“Well, Peter, let me give you a lesson on the New Math in God’s kingdom,” Jesus proceeds to tell him. “You say seven times? I do not say to you seven times, but seventy times seven.” Whoa! That’s a lot! Let’s do the math. 70 x 7. . . . 0 . . . 49 . . . Man, that’s 490 times! I’m supposed to forgive someone who sins against me 490 times? How am I supposed to keep track of that?”

Well, that’s the point. You’re not supposed to keep track of that. No scorekeeping. If you try to play the scorekeeping game, imagine how that will work if God kept score on you, how much you sin against him. It wouldn’t be pretty, I tell you.

So Jesus tells Peter a story to get the point across. It goes like this: There’s this servant who owes his master a vast sum of money: Ten thousand talents, which is roughly equivalent to, oh, say, five bazillion dollars. In other words, an utterly unpayable amount. You couldn’t live enough lifetimes to pay off that debt. And the master is about to drop the hammer on the guy, to throw the servant and his whole family into debtors’ prison. But the servant goes up to the master and begs him for mercy. “Give me just a little more time, and I’ll pay you back, sir.” Of course, there’s no way the guy could pay back such a huge amount, no matter how long he had. But anyway, the master does have mercy on him and forgives him the entire amount.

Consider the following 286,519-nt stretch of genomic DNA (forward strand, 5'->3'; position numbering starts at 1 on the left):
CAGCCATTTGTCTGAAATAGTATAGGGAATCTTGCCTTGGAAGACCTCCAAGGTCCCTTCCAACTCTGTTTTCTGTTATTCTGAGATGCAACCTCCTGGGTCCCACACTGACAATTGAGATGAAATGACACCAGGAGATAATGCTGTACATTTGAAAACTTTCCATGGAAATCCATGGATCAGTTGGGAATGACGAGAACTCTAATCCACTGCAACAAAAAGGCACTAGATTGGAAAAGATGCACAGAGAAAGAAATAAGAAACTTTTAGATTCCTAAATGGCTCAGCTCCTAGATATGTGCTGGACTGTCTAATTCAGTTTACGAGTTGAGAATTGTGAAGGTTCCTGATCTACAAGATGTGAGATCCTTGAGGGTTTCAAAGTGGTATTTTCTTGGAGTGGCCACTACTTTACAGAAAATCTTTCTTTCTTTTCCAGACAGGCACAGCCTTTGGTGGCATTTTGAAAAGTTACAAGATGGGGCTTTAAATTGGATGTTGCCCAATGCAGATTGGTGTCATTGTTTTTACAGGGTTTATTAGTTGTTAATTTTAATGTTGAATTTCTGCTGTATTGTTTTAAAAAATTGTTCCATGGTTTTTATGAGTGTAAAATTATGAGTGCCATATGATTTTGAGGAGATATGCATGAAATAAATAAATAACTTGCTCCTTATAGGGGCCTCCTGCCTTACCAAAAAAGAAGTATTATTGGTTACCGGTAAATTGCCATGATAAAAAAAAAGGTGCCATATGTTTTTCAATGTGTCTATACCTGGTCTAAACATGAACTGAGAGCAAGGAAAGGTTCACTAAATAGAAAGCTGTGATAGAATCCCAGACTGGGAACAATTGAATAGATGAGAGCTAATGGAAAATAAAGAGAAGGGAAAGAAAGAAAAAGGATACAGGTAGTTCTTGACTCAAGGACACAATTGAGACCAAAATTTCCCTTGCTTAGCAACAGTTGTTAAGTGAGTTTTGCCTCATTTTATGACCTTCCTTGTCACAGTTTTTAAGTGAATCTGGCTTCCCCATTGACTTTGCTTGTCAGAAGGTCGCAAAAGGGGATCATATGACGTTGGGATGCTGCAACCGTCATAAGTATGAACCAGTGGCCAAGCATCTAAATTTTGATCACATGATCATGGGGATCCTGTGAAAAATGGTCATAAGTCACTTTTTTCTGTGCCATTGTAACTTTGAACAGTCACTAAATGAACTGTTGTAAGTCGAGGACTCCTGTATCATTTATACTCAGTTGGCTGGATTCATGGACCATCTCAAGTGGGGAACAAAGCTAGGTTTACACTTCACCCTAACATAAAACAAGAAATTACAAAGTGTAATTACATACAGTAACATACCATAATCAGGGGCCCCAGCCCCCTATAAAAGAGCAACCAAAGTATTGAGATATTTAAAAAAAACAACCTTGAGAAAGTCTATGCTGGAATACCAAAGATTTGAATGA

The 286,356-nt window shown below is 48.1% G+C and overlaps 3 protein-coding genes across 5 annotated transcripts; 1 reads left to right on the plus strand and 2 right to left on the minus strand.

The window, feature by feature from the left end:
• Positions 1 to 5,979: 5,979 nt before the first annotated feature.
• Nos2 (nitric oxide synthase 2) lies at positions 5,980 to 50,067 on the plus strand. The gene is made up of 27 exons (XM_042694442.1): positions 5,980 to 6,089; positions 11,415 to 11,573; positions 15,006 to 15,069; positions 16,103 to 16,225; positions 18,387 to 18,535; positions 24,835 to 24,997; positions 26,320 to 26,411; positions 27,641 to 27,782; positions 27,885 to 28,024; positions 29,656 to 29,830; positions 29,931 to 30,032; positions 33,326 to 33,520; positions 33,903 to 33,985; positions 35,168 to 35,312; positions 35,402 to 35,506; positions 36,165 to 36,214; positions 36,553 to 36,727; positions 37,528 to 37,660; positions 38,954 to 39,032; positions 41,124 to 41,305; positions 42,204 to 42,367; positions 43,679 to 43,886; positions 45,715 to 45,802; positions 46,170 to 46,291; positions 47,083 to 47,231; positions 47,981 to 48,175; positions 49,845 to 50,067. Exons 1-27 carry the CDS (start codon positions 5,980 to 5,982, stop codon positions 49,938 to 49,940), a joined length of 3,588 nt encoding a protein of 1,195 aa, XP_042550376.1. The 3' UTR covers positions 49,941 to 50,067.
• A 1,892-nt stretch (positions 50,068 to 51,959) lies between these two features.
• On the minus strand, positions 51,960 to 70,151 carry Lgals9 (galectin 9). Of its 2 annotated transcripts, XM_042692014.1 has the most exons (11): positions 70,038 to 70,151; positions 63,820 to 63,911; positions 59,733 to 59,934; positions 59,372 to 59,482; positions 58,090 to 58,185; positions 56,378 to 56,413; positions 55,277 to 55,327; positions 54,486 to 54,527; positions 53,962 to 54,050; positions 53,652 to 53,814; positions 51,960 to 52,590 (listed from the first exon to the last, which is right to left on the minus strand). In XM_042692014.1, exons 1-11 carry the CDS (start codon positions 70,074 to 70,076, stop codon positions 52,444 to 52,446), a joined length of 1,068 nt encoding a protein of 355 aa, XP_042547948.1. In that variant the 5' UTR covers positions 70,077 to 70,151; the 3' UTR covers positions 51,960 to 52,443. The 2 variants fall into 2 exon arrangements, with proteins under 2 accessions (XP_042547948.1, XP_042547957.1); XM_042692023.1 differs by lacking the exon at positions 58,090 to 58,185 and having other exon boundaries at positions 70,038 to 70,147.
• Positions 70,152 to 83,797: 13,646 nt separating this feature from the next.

Jesus here is illustrating how God deals with us. You and I owe God an insurmountable amount of debt. Our sins against God are piled up high to the sky. We have sinned against God in thought, word, and deed, by all the wrong things we have done and by all the good things we have failed to do. We daily sin much and deserve nothing from God except his temporal and eternal punishment. And there’s nothing we can do to make up for it, to pay off all that huge debt that we owe. Think about it. Evaluate your life against the standard of the Ten Commandments and you’ll see that you come up way short. All my thoughts? All my words? All my deeds? Sins of commission? Sins of omission? If I try to add up all my sins of all my life in terms of debt, I think my balance would come out somewhere around five bazillion in the hole.